7 Smartphone Photography Tips for Shooting Like a Pro


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It’s hard to believe that about 10 years ago I was rocking a flip phone that had those buttons you had to press three times to get to a certain letter when texting.

Heck, I remember when I was adamantly opposed to texting because it took way too long.

My, how things have changed…

Now, I use my smartphone every single day to take photos. In fact, it’s my go-to camera for quick snaps.

And though smartphones aren’t to the level of traditional digital cameras (yet…), they make pretty darn good cameras.

Our friends over at the Cooperative of Photography (COOPH) recognize the power of mobile photography, and recently released a video on just that subject.

They offer up seven tips for shooting like a pro with your phone in the video above.

For a commentary on each tip, check out the article below!

Pros Shoot Manual

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YouTube Screenshot/COOPH

That flip phone I had all those years ago certainly didn’t have manual controls, but many of today’s phones do.

And even if your phone’s camera doesn’t have native manual controls to adjust things like aperture, shutter speed, and ISO, you can download any number of apps that offer those controls.

Heck, there’s even apps like VSCO Cam that allow you to shoot in RAW!

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YouTube Screenshot/COOPH

If you want to step up your smartphone photography game, the first thing you need to do is get out of auto and take control of what the camera is doing.

Not only will that allow you to tailor the camera’s settings to the specific shooting situation, but it will also help you be more creative with what you photograph and how you photograph it.

Learn More:

  • Simple Tips and Tricks for Better Smartphone Photography
  • The Exposure Triangle Explained in Plain English

Take Long Exposures

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YouTube Screenshot/COOPH

Traditional still photos are just too easy, right?

If you want to create something with your smartphone that’ll really wow people, tackle long exposure photography.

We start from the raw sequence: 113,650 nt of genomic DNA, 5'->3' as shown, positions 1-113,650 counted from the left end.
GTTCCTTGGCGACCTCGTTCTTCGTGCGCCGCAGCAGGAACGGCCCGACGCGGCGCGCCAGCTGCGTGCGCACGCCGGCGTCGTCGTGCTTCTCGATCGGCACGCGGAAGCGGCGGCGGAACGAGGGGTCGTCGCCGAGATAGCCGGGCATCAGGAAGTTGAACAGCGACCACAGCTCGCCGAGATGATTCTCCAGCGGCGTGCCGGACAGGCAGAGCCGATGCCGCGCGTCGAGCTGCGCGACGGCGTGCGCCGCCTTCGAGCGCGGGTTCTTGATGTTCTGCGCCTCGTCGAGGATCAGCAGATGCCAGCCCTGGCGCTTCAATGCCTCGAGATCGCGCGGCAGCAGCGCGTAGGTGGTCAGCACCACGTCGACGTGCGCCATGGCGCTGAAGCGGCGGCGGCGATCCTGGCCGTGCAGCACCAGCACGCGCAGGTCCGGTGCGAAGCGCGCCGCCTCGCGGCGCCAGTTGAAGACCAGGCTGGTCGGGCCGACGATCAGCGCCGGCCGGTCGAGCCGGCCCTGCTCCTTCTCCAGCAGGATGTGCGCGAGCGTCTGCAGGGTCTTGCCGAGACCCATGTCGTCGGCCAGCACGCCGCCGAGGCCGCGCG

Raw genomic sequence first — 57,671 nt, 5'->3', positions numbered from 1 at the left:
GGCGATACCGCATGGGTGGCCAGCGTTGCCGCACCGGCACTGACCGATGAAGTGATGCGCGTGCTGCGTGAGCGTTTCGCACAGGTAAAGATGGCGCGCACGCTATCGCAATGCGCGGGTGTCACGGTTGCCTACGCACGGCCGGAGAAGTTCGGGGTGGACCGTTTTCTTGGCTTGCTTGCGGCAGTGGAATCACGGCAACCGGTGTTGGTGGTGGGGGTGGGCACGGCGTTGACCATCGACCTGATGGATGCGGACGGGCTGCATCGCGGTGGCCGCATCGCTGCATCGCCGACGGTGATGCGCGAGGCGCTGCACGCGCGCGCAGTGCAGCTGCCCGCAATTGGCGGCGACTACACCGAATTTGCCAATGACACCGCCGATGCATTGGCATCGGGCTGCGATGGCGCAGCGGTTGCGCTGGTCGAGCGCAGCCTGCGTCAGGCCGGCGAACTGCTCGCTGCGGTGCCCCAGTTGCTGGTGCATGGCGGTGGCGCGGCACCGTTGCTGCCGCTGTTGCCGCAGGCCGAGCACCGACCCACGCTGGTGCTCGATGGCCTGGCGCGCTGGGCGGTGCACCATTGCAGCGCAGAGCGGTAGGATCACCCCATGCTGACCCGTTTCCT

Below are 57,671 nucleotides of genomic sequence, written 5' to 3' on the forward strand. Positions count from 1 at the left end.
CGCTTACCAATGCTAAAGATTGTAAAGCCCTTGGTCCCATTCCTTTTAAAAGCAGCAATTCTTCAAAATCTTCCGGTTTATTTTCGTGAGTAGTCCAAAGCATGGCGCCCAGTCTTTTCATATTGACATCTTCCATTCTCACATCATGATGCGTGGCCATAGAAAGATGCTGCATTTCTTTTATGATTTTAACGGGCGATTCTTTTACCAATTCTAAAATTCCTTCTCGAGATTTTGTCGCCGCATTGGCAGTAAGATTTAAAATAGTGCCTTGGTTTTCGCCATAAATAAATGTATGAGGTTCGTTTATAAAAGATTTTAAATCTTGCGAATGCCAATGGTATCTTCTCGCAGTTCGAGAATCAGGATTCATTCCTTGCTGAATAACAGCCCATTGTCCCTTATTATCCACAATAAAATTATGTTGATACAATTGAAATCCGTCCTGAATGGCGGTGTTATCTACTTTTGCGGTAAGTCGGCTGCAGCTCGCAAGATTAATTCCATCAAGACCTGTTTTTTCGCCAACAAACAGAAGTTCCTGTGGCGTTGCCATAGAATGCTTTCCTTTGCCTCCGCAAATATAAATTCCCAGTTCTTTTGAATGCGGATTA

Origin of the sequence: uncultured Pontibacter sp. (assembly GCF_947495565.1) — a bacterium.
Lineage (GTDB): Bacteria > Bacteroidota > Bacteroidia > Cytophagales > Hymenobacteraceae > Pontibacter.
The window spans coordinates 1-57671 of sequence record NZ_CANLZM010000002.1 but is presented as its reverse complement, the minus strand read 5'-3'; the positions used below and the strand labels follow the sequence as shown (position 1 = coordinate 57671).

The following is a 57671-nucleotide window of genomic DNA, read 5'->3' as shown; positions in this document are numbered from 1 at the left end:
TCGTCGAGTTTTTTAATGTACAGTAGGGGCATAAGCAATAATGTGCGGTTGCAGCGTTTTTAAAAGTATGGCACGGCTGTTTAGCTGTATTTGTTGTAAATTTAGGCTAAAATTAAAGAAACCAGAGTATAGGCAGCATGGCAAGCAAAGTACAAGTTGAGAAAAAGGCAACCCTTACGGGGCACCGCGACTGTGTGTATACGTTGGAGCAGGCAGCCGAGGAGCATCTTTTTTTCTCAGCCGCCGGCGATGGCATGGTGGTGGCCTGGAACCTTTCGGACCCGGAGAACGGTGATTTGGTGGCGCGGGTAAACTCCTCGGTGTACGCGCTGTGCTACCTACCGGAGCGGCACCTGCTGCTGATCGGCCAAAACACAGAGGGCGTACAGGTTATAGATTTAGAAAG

Using your smartphone camera’s manual controls, slow down the shutter so you can get awesome blurry movement of passing objects, like the cars seen in the screenshot below.

longexposure2

YouTube Screenshot/COOPH

Of course, you’ll need to play around with the specific shutter speed you use as the length of the shutter will depend on the speed of the object.

You’ll also need to stabilize your camera with a tripod. Otherwise, your long exposures will just be a big, blurry mess.

Take Action Shots

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YouTube Screenshot/COOPH

Of course, the inverse of taking a long exposure with beautifully blurred features is to take an action shot in which the movement of the subject is frozen in time.

To do so, you’ll need to revisit the camera’s manual controls and select a fast shutter speed. Again, the speed you need to use will depend on the speed of the subject when you snap the photo.

Just experiment a little with the shots until you get the desired result.

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YouTube Screenshot/COOPH

Bear in mind, however, that the faster the shutter speed, the less light that reaches the camera’s sensor.

That means you need to reserve your fast action shots for times when there is plenty of light. Shooting on a sunny afternoon should do the trick.

If you want to shoot earlier or later in the day and find that your phone’s camera just can’t muster a fast enough shutter speed, try increasing the ISO to make the sensor more sensitive to light.

Learn More:

  • Shutter Speed Mistakes (and How to Fix Them)

Try a Sequence of Shots